Chadwick Boseman’s Black Panther is irreplaceable, one of Marvel Studios’ best. And then Boseman died abruptly at 43 from colon cancer.
In response, Marvel opted not to recast T’Challa, the king of Wakanda, and director Ryan Coogler rewrote the planned sequel to the only superhero film ever nominated for best picture.
So a beloved film that earns more than $1 billion at the box office, one of the few featuring a lead star of color, now must move forward without that performance uniting the story and cast. That places such undue pressure on a singular film. Too much.
Luckily Coogler’s “Black Panther” also introduced a stellar ensemble cast, awarded for this choice too, and those stars take center stage here. Queen Ramonda (Angela Bassett) rules a nation largely alone, presenting strength to an international community drooling at the prospect of acquiring the country’s natural resource, vibranium.
At home, however, she continues to mourn a year after T’Challa’s sudden death from an unnamed illness. Princess Shuri (Letitia Wright) – a once animated, antagonistic sister and brilliant scientist – no longer laughs or even leaves her lab. She should be the next Black Panther, but the sacred herb was destroyed in the previous film and efforts to synthetically revive it haven’t panned out.
That leaves General Okoye (Danai Gurira) and the women warriors of the Dora Milaje to defend Wakanda and her interests. But they aren’t enough to confront a new threat from the ocean floor. Thanks to some surface-world meddling, an entire submerged society led by Namor (Tenoch Huerta) feels threatened.
How it all goes down is half the fun, but these are no Atlanteans. DC’s Aquaman and Marvel Comics’ Namor enjoy many similarities: an arrogant, mixed heritage ruler of the lost continent debates war with land dwellers. Not entirely this Namor.
Out with Greek mythology, in with Aztec folklore. Atlantis is now Talocan, making an oft white story reimagined as Mesoamerican. And it works.
Plenty of the ol’ Namor sticks around. He dances between heroism and villainy, his connection to the surface diminished by centuries below. He’s charming and arrogant, strong and brutal.
Perhaps the most outlandish aspect of Namor, the little white wings on each side of his feet near the ankles, isn’t an obstacle overcome or ignored. It’s a superpower that adds depth to horrors he can cause. This is a rare Marvel flick that cares about the villain (though he’ll likely flip later on, to some degree), but some things don’t work, particularly a flashback sequence to stall the film’s pace, lifts the villain’s mystique.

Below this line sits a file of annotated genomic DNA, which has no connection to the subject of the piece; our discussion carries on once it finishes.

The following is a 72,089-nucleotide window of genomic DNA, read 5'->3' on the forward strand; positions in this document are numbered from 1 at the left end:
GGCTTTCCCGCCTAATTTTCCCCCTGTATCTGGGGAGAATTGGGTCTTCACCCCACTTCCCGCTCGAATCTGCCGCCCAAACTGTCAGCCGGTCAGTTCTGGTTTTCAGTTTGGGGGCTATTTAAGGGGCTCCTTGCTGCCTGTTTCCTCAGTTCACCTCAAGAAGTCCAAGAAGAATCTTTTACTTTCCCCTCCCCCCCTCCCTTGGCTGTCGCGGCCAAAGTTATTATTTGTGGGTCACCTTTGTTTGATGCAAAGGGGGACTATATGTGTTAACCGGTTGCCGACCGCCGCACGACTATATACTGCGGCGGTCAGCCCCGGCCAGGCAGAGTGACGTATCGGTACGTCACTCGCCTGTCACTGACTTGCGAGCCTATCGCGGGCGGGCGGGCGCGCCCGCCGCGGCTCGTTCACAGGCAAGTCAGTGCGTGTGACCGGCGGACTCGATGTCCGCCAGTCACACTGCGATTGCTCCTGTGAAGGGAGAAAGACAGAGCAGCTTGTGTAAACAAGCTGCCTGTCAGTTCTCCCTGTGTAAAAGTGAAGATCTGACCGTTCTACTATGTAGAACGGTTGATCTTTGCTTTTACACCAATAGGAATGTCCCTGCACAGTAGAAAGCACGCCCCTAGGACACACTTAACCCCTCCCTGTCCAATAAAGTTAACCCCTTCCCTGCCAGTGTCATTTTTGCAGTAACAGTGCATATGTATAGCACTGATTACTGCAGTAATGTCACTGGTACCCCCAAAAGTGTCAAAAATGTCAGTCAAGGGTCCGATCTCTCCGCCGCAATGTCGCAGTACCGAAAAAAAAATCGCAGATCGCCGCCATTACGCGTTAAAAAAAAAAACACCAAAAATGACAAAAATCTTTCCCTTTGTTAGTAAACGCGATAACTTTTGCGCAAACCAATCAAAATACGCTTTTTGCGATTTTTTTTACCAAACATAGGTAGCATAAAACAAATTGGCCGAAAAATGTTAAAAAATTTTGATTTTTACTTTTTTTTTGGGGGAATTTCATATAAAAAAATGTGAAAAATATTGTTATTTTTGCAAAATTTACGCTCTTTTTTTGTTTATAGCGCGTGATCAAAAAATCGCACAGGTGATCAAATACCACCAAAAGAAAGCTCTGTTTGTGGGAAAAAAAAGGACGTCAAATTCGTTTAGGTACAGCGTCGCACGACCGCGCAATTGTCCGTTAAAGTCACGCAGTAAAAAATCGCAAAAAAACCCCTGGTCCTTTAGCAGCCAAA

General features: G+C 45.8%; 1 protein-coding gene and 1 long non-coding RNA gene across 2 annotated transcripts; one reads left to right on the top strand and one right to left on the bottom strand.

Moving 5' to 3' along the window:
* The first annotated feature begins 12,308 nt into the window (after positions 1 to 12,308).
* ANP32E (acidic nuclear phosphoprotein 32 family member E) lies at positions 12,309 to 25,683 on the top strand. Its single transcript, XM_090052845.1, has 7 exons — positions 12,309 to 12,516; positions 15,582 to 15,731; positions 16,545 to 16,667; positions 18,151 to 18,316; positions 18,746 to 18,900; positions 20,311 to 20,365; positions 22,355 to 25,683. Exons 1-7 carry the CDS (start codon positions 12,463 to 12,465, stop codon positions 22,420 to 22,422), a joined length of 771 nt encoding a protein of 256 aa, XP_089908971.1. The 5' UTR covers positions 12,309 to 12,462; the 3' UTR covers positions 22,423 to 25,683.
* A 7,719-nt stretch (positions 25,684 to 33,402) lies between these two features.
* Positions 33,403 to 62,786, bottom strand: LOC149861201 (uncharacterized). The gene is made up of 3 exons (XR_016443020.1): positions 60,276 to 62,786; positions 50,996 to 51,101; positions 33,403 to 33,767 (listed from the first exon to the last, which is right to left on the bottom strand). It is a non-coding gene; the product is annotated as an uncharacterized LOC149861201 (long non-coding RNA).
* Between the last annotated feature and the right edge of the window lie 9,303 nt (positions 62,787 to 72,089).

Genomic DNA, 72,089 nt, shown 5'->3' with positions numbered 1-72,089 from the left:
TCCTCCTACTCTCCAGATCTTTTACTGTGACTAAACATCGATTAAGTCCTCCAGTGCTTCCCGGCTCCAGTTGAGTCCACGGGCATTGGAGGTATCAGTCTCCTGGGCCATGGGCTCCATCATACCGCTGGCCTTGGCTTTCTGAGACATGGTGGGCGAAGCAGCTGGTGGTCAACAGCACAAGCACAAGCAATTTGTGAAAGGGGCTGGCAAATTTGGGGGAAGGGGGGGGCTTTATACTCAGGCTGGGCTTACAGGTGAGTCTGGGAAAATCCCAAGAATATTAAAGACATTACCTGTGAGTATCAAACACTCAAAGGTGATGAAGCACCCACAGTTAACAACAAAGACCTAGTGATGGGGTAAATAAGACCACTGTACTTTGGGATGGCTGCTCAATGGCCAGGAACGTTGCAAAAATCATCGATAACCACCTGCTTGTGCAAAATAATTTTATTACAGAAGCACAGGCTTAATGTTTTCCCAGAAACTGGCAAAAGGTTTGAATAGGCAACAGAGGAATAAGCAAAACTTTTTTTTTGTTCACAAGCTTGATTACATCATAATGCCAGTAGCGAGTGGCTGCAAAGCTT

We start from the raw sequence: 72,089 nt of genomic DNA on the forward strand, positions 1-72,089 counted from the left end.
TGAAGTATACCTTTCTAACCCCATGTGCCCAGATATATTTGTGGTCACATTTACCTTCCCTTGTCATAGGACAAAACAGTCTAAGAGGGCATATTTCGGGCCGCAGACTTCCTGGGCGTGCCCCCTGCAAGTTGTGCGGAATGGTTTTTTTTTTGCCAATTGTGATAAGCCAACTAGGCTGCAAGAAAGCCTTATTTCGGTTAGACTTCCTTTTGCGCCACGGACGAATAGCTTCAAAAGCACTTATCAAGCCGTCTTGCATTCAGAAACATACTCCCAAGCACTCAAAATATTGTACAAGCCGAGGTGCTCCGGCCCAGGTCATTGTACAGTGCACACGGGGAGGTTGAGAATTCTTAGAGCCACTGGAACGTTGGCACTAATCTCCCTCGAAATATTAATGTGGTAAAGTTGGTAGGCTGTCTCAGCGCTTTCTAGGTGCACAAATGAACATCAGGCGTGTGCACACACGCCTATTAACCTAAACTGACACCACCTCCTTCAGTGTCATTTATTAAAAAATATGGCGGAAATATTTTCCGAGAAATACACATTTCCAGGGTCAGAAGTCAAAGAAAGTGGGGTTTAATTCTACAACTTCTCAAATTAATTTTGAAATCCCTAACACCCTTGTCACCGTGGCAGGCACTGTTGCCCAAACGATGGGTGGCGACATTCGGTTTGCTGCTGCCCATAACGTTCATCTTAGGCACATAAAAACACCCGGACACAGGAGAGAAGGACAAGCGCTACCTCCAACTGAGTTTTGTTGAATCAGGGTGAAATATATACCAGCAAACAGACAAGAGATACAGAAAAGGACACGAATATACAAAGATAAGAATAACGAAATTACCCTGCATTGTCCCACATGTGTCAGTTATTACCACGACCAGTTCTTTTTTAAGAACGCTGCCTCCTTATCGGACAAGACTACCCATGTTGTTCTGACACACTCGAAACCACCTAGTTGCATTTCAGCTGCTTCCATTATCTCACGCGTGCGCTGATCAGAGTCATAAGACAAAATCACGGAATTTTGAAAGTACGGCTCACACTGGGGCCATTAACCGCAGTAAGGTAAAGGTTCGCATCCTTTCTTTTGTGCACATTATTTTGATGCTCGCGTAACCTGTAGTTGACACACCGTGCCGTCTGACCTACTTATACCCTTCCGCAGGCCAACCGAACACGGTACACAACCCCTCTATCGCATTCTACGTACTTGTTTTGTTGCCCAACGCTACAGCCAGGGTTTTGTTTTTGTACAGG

The villain origin occurs out of obligation, an ongoing dilemma throughout the film. The Marvel Cinematic Universe loves crossovers, but is this the best time? An entire subplot reprises Everett Ross (Martin Sheen), the token white guy in Wakanda. He apparently needs a setup for another appearance in next year’s “Secret Invasion” series. And his ex, Valentina Allegra de Fontaine (Julia Louis-Dreyfus) makes her third MCU appearance, maybe building to something in the 2024 “Thunderbolts” flick.
At least the introduction of Riri (Dominique Thorne), returning next year in her own series “Ironheart,” is important for the entire film. And Thorne’s performance works wonderfully well. Alas, all these pieces bloat what should be a story about grief and rebirth. That theme intermittently seeps through, but it should be front and center.
And several returners differ from this excess. M’Baku (Winston Duke), who previously challenged T’Challa for the throne, comes to a complete stop, serving only as a voice of reason. That alone is a U-turn, but it all occurs prior to these events on screen.
Speaking of characters stuck in limbo, Nakia (Lupita Nyong’o) serves a similar advisory role, lacking the depth presented in her inaugural debut. Something seems left out to make room for an unnecessary subplot or flashback.
Aneka (Michaela Coel) and Ayo (Florence Kasumba) made headlines as some of the only black lesbians to lead a comics story. First appearing in the primary “Black Panther” run, written by Ta-Nehisi Coates, the warriors grow closer as they move away from restrictive patriarchal heritage built into Wakandan tradition. None of that textures anything in “Wakanda Forever,” save for Marvel’s passive progressive attempts at LQBTQ+ representation, here parading a brief kiss on the forehead and supporting line.
Atop many writing issues, the care and creativity in the first film’s action sequences are replaced by novelty. Okoye rocks an impressive spear fight, but that marks the end to any memorable thrilling moments, which are eventually replaced with some awkward slo-mo.
To its credit, “Black Panther: Wakanda Forever” is the best Marvel film this year, and its record-breaking ticket sales prove moviegoers love these characters, as they should. But this is a rough cut in need of focus, a follow up with too many ideas.
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